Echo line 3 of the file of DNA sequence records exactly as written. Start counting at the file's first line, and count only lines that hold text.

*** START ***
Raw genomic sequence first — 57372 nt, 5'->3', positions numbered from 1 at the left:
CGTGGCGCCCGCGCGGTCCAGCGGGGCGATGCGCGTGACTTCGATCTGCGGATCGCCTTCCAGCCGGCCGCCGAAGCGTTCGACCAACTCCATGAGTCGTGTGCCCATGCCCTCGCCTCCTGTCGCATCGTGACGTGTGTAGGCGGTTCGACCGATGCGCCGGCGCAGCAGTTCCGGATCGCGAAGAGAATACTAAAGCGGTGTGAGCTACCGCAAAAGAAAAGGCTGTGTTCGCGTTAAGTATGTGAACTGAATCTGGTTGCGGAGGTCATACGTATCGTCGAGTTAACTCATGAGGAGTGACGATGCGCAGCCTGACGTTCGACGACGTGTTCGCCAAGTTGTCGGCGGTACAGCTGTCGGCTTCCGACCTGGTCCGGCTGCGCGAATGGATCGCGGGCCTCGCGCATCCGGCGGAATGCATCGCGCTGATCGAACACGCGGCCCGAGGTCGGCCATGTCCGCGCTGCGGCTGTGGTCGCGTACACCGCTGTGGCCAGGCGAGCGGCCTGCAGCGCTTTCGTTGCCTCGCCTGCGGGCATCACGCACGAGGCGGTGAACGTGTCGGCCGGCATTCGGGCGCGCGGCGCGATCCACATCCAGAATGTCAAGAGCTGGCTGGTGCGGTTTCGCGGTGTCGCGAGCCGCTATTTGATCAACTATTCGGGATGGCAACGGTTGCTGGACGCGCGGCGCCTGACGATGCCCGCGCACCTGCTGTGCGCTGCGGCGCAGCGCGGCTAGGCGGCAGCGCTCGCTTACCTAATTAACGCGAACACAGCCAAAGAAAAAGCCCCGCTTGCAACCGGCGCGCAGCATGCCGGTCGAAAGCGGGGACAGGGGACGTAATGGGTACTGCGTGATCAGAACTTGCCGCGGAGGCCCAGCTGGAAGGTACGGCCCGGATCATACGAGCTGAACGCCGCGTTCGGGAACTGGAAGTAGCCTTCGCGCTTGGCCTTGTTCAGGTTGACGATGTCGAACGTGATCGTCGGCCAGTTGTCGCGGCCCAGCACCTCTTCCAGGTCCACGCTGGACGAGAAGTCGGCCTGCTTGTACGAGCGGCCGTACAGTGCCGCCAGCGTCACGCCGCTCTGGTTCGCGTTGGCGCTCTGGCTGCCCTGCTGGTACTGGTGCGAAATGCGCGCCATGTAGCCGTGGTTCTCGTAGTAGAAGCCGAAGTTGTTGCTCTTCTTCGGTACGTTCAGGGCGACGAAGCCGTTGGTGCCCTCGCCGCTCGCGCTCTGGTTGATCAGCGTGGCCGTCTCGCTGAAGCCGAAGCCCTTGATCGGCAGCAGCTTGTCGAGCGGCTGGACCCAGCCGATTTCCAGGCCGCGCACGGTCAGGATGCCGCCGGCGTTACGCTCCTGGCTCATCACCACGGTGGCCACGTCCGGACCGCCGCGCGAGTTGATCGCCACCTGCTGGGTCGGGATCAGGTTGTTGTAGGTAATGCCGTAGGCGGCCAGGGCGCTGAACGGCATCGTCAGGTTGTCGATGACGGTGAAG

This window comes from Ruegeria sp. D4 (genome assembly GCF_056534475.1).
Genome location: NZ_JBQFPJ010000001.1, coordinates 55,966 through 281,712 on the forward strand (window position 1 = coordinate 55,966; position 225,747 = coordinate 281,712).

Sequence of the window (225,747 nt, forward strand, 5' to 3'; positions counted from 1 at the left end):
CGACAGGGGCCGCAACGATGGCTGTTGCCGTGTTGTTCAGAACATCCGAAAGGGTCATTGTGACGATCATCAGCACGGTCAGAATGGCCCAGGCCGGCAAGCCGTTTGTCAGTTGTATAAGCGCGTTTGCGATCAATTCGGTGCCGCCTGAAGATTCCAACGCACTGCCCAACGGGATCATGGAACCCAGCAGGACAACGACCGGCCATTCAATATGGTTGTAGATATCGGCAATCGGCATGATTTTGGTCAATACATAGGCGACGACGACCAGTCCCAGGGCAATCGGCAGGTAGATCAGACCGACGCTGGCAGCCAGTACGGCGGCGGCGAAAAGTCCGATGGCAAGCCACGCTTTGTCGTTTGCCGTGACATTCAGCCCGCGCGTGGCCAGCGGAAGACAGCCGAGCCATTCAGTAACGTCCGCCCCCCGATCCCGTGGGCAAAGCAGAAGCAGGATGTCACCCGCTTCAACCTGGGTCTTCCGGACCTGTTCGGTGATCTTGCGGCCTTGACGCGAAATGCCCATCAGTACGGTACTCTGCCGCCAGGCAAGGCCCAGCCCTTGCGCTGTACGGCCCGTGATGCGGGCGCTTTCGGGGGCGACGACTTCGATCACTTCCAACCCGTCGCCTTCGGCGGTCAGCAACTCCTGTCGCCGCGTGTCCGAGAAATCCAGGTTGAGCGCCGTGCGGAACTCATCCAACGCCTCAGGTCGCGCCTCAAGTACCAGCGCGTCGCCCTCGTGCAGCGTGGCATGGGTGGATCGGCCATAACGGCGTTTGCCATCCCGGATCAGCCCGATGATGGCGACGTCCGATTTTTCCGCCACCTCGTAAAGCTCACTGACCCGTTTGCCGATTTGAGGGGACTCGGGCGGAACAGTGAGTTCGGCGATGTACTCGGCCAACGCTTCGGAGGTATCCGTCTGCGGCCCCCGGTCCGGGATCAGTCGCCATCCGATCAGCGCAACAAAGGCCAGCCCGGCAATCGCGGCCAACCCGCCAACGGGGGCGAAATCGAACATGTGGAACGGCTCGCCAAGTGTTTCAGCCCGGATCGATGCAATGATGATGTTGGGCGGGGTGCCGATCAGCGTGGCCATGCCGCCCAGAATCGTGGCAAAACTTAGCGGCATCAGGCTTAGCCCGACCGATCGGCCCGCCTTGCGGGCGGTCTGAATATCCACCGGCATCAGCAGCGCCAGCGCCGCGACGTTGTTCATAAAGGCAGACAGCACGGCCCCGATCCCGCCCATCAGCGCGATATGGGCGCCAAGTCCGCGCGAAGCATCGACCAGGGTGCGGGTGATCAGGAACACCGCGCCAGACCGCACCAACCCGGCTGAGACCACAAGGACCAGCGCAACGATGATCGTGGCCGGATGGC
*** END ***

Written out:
This window comes from Ruegeria sp. D4 (genome assembly GCF_056534475.1).